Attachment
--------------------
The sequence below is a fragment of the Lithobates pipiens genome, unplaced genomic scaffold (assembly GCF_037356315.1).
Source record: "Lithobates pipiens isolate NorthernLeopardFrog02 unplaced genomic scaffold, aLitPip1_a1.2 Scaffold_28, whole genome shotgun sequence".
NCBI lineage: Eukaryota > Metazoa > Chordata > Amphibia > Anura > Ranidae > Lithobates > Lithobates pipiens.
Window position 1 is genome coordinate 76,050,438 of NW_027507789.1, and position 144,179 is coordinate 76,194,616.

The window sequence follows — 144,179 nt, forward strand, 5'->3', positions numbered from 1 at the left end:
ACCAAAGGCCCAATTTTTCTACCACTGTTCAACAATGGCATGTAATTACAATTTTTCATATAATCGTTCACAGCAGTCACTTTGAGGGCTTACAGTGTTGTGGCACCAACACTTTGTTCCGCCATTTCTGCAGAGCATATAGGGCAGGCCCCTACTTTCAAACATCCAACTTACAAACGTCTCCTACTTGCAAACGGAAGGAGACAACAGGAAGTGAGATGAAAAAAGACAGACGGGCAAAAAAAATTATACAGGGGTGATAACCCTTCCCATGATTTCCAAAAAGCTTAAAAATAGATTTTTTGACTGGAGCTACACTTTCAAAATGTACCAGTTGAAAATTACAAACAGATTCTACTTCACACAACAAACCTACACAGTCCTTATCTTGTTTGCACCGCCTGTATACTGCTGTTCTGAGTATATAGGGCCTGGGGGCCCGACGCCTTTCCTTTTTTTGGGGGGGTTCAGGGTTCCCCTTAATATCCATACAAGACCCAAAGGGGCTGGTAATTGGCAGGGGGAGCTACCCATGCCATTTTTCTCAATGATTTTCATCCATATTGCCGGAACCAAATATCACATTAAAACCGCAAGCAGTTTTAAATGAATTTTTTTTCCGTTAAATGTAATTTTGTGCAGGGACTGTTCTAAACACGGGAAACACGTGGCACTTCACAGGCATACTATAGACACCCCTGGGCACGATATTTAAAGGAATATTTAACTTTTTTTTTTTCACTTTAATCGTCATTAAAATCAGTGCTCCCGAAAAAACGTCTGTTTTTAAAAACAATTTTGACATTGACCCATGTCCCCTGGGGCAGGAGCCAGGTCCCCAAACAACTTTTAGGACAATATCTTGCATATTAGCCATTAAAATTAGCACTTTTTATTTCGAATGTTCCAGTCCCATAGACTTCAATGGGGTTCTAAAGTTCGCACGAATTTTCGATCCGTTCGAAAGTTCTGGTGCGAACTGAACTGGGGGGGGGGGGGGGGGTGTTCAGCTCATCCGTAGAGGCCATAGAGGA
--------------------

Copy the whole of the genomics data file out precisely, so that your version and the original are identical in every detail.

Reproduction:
The sequence below is a fragment of the Lithobates pipiens genome, unplaced genomic scaffold (assembly GCF_037356315.1).
Source record: "Lithobates pipiens isolate NorthernLeopardFrog02 unplaced genomic scaffold, aLitPip1_a1.2 Scaffold_28, whole genome shotgun sequence".
NCBI lineage: Eukaryota > Metazoa > Chordata > Amphibia > Anura > Ranidae > Lithobates > Lithobates pipiens.
Window position 1 is genome coordinate 76,050,438 of NW_027507789.1, and position 144,179 is coordinate 76,194,616.

The window sequence follows — 144,179 nt, forward strand, 5'->3', positions numbered from 1 at the left end:
ACCAAAGGCCCAATTTTTCTACCACTGTTCAACAATGGCATGTAATTACAATTTTTCATATAATCGTTCACAGCAGTCACTTTGAGGGCTTACAGTGTTGTGGCACCAACACTTTGTTCCGCCATTTCTGCAGAGCATATAGGGCAGGCCCCTACTTTCAAACATCCAACTTACAAACGTCTCCTACTTGCAAACGGAAGGAGACAACAGGAAGTGAGATGAAAAAAGACAGACGGGCAAAAAAAATTATACAGGGGTGATAACCCTTCCCATGATTTCCAAAAAGCTTAAAAATAGATTTTTTGACTGGAGCTACACTTTCAAAATGTACCAGTTGAAAATTACAAACAGATTCTACTTCACACAACAAACCTACACAGTCCTTATCTTGTTTGCACCGCCTGTATACTGCTGTTCTGAGTATATAGGGCCTGGGGGCCCGACGCCTTTCCTTTTTTTGGGGGGGTTCAGGGTTCCCCTTAATATCCATACAAGACCCAAAGGGGCTGGTAATTGGCAGGGGGAGCTACCCATGCCATTTTTCTCAATGATTTTCATCCATATTGCCGGAACCAAATATCACATTAAAACCGCAAGCAGTTTTAAATGAATTTTTTTTCCGTTAAATGTAATTTTGTGCAGGGACTGTTCTAAACACGGGAAACACGTGGCACTTCACAGGCATACTATAGACACCCCTGGGCACGATATTTAAAGGAATATTTAACTTTTTTTTTTTCACTTTAATCGTCATTAAAATCAGTGCTCCCGAAAAAACGTCTGTTTTTAAAAACAATTTTGACATTGACCCATGTCCCCTGGGGCAGGAGCCAGGTCCCCAAACAACTTTTAGGACAATATCTTGCATATTAGCCATTAAAATTAGCACTTTTTATTTCGAATGTTCCAGTCCCATAGACTTCAATGGGGTTCTAAAGTTCGCACGAATTTTCGATCCGTTCGAAAGTTCTGGTGCGAACTGAACTGGGGGGGGGGGGGGGGGTGTTCAGCTCATCCGTAGAGGCCATAGAGGA